By MALLORY GRUBEN
Some retired plumbers and steamfitters in UA Local 290 are well on their way to being gourmet snack chefs, with the help of Lauren Chandler. The Portland-based chef educator leads a quarterly cooking class for Local 290’s retirees wellness program, in which retired members take classes on diet, exercise, sleep, and strategies to fight depression and anxiety. The wellness program has contracted with Chandler for at least five years to teach members about healthy eating. Classes are held at the Tualatin union hall, and simulcast to remote locations.
Chandler teaches classes to IBEW Local 48 members too. Although she also holds classes for businesses, nonprofits, and work groups, Chandler says unions are among her favorite, because she can supplement good health benefits and pensions with practical advice for cooking delicious, nutritious meals on a budget. Healthy eating boosts immune systems, brain function, and physical health — all benefits that increase the quality of life for workers on and off the job, she said.
Chandler’s approach to nutrition is subtle: She doesn’t force-feed lessons on which foods have the most macronutrients, or how to eat enough greens to get the daily recommended amount of zinc and iron. Those are all facts most people forget down the line, she said. Even if they do remember, it doesn’t do any good if they don’t know how to use them — or how to make them taste good.
“The way into healthy eating is tastiness,” she said. “I show that these meals are approachable and doable for anyone’s time and budget.”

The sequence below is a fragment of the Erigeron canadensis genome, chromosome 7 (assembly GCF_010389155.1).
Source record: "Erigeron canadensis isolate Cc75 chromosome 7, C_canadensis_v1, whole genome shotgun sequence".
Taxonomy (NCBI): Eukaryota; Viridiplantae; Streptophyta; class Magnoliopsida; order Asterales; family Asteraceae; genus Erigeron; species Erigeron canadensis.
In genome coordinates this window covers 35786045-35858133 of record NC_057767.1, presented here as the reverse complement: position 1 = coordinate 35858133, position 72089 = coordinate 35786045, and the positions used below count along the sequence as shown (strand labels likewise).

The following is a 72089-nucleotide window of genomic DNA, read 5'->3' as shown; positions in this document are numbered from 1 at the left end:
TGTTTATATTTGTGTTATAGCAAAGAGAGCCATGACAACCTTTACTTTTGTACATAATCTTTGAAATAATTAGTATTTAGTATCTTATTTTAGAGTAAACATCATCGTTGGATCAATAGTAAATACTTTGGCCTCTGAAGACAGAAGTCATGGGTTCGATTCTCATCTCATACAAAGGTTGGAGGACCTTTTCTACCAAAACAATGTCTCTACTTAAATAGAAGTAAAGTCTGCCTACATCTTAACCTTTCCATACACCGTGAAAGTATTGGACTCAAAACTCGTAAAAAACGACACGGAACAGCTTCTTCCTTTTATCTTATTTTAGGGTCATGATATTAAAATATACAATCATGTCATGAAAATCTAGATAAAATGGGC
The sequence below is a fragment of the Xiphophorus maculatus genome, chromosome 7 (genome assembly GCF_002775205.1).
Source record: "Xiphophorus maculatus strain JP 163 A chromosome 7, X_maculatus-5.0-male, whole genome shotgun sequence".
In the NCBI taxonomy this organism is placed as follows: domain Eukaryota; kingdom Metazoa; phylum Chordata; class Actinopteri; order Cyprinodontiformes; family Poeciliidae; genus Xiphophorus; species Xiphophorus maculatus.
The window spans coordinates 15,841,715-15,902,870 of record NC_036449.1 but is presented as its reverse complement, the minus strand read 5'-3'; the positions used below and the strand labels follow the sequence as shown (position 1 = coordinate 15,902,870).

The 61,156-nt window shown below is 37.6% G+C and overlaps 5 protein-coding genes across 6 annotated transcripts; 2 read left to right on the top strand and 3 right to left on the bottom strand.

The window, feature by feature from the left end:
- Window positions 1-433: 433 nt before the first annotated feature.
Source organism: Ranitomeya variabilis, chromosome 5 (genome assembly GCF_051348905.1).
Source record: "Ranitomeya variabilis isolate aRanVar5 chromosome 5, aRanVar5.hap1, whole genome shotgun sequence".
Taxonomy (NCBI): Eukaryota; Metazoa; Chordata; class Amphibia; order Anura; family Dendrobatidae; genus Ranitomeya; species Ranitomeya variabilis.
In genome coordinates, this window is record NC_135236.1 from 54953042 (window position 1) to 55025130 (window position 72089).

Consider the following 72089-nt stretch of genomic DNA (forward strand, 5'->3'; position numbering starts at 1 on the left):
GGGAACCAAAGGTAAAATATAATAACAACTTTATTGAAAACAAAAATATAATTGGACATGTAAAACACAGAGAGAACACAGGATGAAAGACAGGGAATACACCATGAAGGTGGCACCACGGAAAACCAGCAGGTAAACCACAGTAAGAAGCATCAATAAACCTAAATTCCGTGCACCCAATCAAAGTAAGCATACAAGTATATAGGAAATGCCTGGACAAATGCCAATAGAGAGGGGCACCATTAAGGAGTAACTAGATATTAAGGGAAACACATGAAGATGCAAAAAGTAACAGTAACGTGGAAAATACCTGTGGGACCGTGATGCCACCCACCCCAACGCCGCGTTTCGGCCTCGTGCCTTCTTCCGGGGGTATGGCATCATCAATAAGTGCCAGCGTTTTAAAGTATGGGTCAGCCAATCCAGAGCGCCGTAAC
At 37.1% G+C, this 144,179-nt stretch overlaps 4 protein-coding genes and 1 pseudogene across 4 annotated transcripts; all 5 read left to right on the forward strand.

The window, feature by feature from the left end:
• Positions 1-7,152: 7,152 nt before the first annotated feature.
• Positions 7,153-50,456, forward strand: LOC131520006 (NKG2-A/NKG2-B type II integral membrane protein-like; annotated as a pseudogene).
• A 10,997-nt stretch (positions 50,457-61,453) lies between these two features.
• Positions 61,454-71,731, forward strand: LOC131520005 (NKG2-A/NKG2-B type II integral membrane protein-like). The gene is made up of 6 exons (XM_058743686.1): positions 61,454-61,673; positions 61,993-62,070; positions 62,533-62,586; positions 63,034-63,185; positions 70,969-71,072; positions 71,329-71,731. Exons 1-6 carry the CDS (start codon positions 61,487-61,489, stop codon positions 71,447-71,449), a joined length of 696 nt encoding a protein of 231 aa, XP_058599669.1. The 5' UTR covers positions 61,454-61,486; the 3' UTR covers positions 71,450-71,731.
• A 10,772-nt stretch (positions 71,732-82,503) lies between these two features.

On May 18, she taught Local 290 retirees three toppings to sprinkle on hard boiled eggs for a quick snack. She also whipped up a roasted red pepper romesco sauce for dipping veggies, as well as strawberry arugula and peach basil spinach smoothies.
“Most smoothies usually only have fruit. They’re very sweet and not necessarily the healthiest breakfast,” Chandler told the class. “I’m not saying don’t eat fruit, but do have it with other nutritious ingredients, like nuts and dark leafy greens.”
UA 290 retirees often tell her that they make her meals at home. After the May 18 class, at least a quarter of in person attendees asked her where they could find that day’s recipes.
“In my career as a pipefitter, I never dreamed I’d be sitting in a room with a little lady learning how to make a salad,” one man told her. “Thank you.”
Lauren Chandler’s top five healthy eating tips:
- Cook more When you cook from home, you’re more likely to use healthy ingredients like plants, beans, nuts, grains, seeds, and fruits, Chandler said. That leads to a better diet with less takeout and processed foods.
- Make small, easy, and predictable changes Instead of introducing an entirely new diet, build on your existing cooking habits with small changes. Chandler suggests adding another vegetable to a meal you already make. “If your lunch is usually a turkey sandwich with lettuce and tomato, add shredded carrots or fresh herbs.”
- Eat more dark leafy greens “We know those are really good for us, and you can add them pretty much anywhere, to smoothies, main dishes, side dishes, cooked, raw,” Chandler said. She shared her recipe for the strawberry arugula smoothie as a place to start. Or try adding greens to takeout; Chandler enhances her Taco Bell bean and rice burritos with fresh spinach.
- Keep a well-stocked pantry and freezer “If you have a variety of ingredients on hand, then you can whip up something delicious on the fly and will take fewer last minute trips to the store … and eat less frozen pizza!” Chandler said.
- Play with your food Give yourself permission to have fun in the kitchen by experimenting with new ingredients, flavor combinations, or cooking styles. You might discover a tasty new meal idea, Chandler said. “And if you make something that’s not great, then you’ve learned from it next time.”